When Keiko gets home, she finds Shiraha lying in the bathtub, fully dressed and watching movies. There are bugs in the other room, he says, and he couldn’t relax there. He’s irritated that Keiko told people that he was living with her. They’ll do everything they can to drag him out and lecture him, he says. They’ll scold her for allowing an unemployed man to take advantage of her.

He is right. The next day, the manager insists that she and Shiraha join everyone for drinks. Keiko hadn’t known that everyone regularly socialized outside of work, because she had never been invited. Now, she listens as the store workers look at a copy of Shiraha’s resume, laughing at his lack of skills. The sounds around her are hideous, nothing like the reliable hum of the store she had known.

Keiko’s sister arrives unannounced to speak with Shiraha. She’s horrified when Keiko explains that she keeps him in the bathroom and provides him with “feed” in exchange for the convenience of using him to appear ordinary. Mami begins to cry, wondering aloud if Keiko can ever be cured. She asks her to see a counselor, but Keiko doesn’t understand what it is that she needs to be cured of. She wants Mami to tell her; Keiko will do whatever she says. Shiraha, overhearing, emerges from the bathroom and apologizes to Mami. “The fact is that I’d connected with my ex-girlfriend on Facebook and we went out drinking together,” he lied. “Keiko was furious when she found out. She refused to let me sleep with her and shut me in the bathroom.” Mami is elated. She lectures Shiraha for behaving so foolishly. Keiko realizes that her sister is happier believing that she is a normal person with a lot of problems than an abnormal person with no problems at all.

It is Shiraha’s sister-in-law who visits unannounced the following day. She is there to tell Shiraha that his former roommates had called to say that he had left without paying rent. His family paid the balance, but they expect him to get a job and pay it back. Shiraha tells his sister-in-law that he and Keiko plan to get married and that once Keiko finds a proper job, he’ll pay his family back from her salary. He is going to start an online business, and once they have a child, he’ll get a job. He has already told Keiko to leave the convenience store, he says. Satisfied, his sister-in-law leaves. Shiraha celebrates.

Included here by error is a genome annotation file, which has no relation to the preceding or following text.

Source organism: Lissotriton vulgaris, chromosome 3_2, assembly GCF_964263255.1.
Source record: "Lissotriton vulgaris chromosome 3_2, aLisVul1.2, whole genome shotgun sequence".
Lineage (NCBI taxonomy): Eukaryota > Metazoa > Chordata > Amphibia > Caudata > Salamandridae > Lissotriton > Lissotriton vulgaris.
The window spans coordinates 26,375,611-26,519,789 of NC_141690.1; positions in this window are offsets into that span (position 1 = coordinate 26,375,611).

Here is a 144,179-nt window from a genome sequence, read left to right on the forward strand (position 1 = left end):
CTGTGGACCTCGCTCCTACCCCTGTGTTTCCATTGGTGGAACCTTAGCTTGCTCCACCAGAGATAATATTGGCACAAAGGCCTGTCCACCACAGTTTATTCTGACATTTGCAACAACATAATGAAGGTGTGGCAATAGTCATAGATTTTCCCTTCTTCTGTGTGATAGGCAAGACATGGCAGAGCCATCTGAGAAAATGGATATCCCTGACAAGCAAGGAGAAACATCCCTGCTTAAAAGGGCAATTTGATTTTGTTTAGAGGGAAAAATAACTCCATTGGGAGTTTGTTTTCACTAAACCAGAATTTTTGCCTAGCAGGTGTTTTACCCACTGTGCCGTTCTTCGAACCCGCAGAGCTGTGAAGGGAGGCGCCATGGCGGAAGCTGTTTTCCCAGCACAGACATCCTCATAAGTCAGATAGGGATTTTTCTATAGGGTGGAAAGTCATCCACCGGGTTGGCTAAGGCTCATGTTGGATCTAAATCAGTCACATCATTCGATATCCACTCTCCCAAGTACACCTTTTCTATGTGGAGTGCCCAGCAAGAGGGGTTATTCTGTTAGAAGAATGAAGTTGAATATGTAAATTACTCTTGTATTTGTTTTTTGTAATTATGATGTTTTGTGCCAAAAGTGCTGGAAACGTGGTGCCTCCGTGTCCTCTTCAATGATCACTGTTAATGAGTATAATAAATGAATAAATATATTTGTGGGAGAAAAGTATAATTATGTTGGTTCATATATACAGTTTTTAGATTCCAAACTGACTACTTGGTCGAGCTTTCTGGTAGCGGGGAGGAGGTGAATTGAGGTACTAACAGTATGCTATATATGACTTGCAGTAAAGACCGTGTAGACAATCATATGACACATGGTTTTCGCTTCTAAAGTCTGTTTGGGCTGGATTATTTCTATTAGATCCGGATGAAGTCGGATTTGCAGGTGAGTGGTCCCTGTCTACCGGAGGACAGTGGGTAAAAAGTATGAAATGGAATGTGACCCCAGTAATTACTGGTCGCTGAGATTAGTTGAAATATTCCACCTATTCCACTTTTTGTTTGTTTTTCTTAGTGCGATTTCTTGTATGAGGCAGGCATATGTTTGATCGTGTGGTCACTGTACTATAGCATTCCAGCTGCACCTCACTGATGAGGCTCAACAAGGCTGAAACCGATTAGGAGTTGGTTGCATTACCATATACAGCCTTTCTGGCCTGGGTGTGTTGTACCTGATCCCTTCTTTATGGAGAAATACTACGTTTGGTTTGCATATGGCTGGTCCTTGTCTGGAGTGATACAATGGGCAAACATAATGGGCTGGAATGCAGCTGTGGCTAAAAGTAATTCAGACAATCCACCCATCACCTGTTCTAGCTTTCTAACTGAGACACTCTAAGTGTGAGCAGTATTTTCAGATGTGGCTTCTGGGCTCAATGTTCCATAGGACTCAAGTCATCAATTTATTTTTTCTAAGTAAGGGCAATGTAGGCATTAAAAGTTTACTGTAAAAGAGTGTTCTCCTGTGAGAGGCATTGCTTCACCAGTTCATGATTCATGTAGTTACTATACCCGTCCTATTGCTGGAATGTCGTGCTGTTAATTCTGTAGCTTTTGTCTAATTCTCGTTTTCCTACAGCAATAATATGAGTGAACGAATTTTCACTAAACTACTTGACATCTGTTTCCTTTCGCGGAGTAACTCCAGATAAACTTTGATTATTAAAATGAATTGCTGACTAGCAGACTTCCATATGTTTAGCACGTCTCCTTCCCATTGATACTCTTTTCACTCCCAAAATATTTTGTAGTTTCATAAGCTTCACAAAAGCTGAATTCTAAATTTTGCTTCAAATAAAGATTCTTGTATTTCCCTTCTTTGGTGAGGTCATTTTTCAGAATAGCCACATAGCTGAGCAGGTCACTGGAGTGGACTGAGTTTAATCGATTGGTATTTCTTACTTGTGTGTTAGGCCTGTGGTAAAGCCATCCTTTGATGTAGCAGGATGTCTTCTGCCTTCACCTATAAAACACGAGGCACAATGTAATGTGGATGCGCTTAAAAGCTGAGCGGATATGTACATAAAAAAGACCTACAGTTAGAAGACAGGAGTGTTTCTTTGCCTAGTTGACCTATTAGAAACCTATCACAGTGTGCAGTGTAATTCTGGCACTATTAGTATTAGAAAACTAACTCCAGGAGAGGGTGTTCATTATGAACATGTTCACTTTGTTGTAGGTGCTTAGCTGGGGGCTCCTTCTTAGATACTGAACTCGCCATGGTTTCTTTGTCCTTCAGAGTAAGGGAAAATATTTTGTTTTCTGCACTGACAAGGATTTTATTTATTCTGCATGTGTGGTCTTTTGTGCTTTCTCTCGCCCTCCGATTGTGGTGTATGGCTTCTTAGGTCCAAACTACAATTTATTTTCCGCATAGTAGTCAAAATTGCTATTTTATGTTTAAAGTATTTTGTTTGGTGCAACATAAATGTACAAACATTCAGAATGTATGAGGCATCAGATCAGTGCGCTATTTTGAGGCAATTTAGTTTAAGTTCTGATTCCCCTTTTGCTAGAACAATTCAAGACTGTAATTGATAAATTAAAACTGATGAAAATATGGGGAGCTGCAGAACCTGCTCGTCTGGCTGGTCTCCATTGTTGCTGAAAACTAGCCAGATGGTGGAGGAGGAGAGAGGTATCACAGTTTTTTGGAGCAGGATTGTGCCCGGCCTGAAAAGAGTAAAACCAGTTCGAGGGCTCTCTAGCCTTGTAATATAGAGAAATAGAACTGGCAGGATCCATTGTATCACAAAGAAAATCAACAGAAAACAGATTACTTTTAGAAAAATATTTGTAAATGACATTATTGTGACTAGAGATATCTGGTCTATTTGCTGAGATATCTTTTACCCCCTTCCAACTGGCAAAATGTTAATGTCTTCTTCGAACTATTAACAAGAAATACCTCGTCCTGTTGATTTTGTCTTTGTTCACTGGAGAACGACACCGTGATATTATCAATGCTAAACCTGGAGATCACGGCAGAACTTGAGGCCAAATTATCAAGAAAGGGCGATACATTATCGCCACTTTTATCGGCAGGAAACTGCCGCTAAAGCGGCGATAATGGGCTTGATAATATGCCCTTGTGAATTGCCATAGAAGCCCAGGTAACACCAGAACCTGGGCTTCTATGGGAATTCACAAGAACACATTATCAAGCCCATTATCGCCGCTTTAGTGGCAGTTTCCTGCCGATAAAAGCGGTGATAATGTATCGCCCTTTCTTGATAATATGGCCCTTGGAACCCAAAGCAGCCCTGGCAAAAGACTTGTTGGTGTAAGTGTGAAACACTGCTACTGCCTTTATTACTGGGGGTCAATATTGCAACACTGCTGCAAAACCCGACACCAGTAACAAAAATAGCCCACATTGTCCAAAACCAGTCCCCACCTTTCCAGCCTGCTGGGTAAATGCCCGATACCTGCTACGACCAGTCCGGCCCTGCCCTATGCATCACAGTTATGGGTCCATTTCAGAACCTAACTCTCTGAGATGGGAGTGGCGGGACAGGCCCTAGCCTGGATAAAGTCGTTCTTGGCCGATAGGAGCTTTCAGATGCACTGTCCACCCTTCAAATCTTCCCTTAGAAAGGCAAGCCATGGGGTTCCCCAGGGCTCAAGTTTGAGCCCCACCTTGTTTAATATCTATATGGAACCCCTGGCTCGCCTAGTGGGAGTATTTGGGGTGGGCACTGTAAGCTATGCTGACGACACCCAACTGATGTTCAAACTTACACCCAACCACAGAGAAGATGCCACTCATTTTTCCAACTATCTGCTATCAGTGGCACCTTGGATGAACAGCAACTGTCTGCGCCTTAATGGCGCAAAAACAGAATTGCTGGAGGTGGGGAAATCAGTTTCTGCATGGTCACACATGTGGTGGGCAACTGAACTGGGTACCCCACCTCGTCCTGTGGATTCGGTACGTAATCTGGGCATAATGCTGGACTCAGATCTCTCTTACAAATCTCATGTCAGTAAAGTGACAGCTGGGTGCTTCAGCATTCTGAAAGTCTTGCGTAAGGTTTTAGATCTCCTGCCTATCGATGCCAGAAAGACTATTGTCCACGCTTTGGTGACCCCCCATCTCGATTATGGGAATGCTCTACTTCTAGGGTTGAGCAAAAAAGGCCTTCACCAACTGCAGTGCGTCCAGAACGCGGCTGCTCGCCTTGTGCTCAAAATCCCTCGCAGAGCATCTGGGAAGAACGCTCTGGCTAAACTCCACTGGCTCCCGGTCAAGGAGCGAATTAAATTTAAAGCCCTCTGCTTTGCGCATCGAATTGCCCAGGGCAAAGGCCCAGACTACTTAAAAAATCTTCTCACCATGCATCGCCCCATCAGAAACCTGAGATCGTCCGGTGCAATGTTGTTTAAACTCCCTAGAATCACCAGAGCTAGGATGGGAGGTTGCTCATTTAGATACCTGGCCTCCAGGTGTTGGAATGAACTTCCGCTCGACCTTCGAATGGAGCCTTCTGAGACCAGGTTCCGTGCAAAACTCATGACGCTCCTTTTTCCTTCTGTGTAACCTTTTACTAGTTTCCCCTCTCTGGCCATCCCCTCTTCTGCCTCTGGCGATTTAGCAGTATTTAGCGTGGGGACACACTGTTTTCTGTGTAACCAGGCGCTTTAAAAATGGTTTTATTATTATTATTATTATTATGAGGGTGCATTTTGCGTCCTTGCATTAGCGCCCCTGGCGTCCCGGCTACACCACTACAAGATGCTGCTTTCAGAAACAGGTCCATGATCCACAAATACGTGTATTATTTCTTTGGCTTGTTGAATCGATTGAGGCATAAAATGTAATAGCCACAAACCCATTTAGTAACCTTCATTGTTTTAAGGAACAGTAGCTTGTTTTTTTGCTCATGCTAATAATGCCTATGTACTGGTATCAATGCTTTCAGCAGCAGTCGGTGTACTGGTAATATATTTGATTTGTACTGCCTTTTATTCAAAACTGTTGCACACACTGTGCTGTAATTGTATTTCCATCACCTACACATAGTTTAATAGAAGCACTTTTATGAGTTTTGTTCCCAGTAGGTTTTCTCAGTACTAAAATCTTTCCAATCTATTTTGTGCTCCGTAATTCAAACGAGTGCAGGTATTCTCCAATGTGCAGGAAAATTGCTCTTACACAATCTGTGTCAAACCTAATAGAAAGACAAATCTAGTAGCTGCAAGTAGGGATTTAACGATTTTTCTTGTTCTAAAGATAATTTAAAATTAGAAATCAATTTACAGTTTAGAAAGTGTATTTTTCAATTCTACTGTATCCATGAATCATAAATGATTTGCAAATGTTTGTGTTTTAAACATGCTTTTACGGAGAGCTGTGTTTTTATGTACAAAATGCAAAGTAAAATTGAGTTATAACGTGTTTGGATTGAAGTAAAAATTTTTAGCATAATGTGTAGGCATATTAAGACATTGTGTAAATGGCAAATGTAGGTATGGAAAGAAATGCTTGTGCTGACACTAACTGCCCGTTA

“I did it! I got away! Everything’s okay for the time being. There’s no way you’ll be getting pregnant, no chance of me ever penetrating a woman like you, after all.”
He grabbed my shoulders in his excitement. “Furukura, you’re lucky, you know. Thanks to me, you can go from being triply handicapped as a single, virgin convenience store worker to being a married member of society. Everyone will assume you’re a sexually active, respectable human being. That’s the image of you that pleases them most. Isn’t it wonderful?”

Keiko’s last day at the convenience store passes without fanfare. She receives a set of chopsticks, a tin of cookies, and a promise of free frankfurters if she visits with Shiraha.

Shiraha eagerly searches for job openings while Keiko imagines what is going on in the store while she is not there. She has always kept herself strong and meticulously groomed, for the good of the store, but now she can’t think of a reason why she should continue. She begins to sleep throughout the day and shower only when Shiraha demands it. She quits shaving.

A month after she leaves the Smile Mart, Shiraha arranges her first interview with a temping agency. They arrive early, and Shiraha says to wait for him while he uses the restroom. Keiko decides to go as well and follows him into a convenience store. She notices a new employee, her training badge visible from the doorway. She hears the voice of the store telling her what it needs: the pasta is on sale but isn’t prominently displayed, so she moves it; the limited-edition, seasonal chocolates are on the bottom shelf in a single row, so she rearranges them; she moves a display of chips. When an employee watches her suspiciously, Keiko touches her lapel as though she is wearing a badge and shouts, “Good morning!”

They think she is from the head office, she assumes, and continues to adjust items throughout the store. She compliments an overwhelmed employee for doing well under stress and suggests that she put out more ice pops before dusting the dirty shelves. She continues to translate the voice of the store. The glass doors are covered in fingerprints. There should be a greater selection of noodle soups.

Shiraha returns and grabs Keiko by the wrist, demanding to know what she is doing.

“Listening to the voice of the convenience store.” The thin pale skin covering his face crumpled in an expression of disgust, but I didn’t back down. “The voice of the convenience store won’t stop flowing through me. I was born to hear this voice.”

She tells Shiraha that she has no use for him. She is eager to get home so she can get herself back in shape. She needs to be able to move “more swiftly and precisely to replenish the refrigerated drinks or clean the floor, to more perfectly comply with the store’s demands.” She pulls away from Shiraha, who suddenly disgusts her. She will call her interviewers and tell them that she isn’t coming, because she is a convenience store worker. She will find a new store.